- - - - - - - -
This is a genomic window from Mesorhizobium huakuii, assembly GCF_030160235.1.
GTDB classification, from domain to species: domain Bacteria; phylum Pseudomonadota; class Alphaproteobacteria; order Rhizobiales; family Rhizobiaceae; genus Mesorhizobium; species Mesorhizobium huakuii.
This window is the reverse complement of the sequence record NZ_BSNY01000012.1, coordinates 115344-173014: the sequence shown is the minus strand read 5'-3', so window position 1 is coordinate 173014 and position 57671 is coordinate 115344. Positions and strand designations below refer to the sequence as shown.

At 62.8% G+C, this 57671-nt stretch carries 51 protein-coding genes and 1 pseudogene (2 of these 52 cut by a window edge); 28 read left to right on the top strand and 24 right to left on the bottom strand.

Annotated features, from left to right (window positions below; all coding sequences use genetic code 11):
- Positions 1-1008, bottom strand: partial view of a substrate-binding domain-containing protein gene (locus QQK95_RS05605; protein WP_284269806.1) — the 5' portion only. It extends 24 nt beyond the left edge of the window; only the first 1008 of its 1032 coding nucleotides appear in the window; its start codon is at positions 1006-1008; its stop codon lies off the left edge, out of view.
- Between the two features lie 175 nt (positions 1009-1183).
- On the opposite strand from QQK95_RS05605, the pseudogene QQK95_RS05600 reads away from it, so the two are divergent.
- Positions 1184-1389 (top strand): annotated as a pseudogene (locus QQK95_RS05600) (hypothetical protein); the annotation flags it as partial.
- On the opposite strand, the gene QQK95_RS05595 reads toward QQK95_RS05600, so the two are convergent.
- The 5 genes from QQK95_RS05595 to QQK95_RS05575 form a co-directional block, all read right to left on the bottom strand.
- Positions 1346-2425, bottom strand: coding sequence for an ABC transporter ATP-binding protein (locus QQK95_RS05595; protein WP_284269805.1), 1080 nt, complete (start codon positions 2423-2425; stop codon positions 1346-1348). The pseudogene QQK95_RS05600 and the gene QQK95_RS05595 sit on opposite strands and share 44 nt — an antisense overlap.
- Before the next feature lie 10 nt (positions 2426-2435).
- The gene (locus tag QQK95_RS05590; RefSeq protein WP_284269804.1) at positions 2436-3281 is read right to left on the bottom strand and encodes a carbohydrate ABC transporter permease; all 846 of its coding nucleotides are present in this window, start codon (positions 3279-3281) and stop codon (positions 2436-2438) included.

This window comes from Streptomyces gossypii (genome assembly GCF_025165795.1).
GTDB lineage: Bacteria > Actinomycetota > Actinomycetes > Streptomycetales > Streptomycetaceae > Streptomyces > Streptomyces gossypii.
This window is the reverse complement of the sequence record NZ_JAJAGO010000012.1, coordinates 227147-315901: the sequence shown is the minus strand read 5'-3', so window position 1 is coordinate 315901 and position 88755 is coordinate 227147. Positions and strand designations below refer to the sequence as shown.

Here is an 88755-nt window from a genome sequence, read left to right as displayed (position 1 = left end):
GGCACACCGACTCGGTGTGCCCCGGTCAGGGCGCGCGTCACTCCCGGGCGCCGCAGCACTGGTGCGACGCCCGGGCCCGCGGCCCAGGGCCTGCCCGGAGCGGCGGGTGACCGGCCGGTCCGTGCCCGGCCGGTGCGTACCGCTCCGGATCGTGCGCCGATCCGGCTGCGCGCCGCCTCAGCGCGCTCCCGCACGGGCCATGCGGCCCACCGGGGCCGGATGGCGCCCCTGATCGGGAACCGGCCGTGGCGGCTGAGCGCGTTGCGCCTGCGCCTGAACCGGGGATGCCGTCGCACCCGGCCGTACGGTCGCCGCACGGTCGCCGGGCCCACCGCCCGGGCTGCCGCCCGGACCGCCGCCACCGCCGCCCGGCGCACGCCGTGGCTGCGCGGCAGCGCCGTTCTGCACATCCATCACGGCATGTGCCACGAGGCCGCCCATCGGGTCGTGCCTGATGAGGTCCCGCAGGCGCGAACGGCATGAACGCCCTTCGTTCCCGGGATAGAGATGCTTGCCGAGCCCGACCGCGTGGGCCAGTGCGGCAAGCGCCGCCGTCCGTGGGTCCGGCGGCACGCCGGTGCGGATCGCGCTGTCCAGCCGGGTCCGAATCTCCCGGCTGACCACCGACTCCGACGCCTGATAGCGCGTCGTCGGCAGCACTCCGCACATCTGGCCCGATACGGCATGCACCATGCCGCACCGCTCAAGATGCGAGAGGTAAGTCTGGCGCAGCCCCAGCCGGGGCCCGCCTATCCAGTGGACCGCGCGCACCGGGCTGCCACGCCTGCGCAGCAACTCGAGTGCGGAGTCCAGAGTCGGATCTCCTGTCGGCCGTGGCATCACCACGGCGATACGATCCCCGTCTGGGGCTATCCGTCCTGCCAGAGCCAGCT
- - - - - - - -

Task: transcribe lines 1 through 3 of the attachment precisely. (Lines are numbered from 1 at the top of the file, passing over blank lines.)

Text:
This is a genomic window from Mesorhizobium huakuii, assembly GCF_030160235.1.
GTDB classification, from domain to species: domain Bacteria; phylum Pseudomonadota; class Alphaproteobacteria; order Rhizobiales; family Rhizobiaceae; genus Mesorhizobium; species Mesorhizobium huakuii.
This window is the reverse complement of the sequence record NZ_BSNY01000012.1, coordinates 115344-173014: the sequence shown is the minus strand read 5'-3', so window position 1 is coordinate 173014 and position 57671 is coordinate 115344. Positions and strand designations below refer to the sequence as shown.